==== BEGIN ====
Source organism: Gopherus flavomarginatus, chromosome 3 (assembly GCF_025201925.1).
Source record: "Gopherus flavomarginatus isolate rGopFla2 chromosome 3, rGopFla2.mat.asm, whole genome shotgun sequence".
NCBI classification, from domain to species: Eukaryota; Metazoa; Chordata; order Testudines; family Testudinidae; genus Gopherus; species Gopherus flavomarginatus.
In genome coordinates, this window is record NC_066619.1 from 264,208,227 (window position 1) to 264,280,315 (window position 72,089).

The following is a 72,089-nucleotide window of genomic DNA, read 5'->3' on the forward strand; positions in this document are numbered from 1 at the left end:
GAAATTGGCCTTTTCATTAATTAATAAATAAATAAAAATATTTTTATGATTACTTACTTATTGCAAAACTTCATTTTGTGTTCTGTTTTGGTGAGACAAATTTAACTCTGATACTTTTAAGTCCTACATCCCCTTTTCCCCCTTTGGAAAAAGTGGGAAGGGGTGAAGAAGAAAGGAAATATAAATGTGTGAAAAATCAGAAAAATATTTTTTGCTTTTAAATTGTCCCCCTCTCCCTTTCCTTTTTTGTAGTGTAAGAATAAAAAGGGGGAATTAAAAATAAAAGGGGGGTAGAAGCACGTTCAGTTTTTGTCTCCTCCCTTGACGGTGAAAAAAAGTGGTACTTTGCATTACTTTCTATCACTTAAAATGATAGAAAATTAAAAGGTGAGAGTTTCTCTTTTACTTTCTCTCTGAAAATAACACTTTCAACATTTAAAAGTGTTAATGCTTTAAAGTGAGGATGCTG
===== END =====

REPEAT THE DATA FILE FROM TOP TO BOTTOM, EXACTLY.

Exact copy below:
Source organism: Gopherus flavomarginatus, chromosome 3 (assembly GCF_025201925.1).
Source record: "Gopherus flavomarginatus isolate rGopFla2 chromosome 3, rGopFla2.mat.asm, whole genome shotgun sequence".
NCBI classification, from domain to species: Eukaryota; Metazoa; Chordata; order Testudines; family Testudinidae; genus Gopherus; species Gopherus flavomarginatus.
In genome coordinates, this window is record NC_066619.1 from 264,208,227 (window position 1) to 264,280,315 (window position 72,089).

The following is a 72,089-nucleotide window of genomic DNA, read 5'->3' on the forward strand; positions in this document are numbered from 1 at the left end:
GAAATTGGCCTTTTCATTAATTAATAAATAAATAAAAATATTTTTATGATTACTTACTTATTGCAAAACTTCATTTTGTGTTCTGTTTTGGTGAGACAAATTTAACTCTGATACTTTTAAGTCCTACATCCCCTTTTCCCCCTTTGGAAAAAGTGGGAAGGGGTGAAGAAGAAAGGAAATATAAATGTGTGAAAAATCAGAAAAATATTTTTTGCTTTTAAATTGTCCCCCTCTCCCTTTCCTTTTTTGTAGTGTAAGAATAAAAAGGGGGAATTAAAAATAAAAGGGGGGTAGAAGCACGTTCAGTTTTTGTCTCCTCCCTTGACGGTGAAAAAAAGTGGTACTTTGCATTACTTTCTATCACTTAAAATGATAGAAAATTAAAAGGTGAGAGTTTCTCTTTTACTTTCTCTCTGAAAATAACACTTTCAACATTTAAAAGTGTTAATGCTTTAAAGTGAGGATGCTG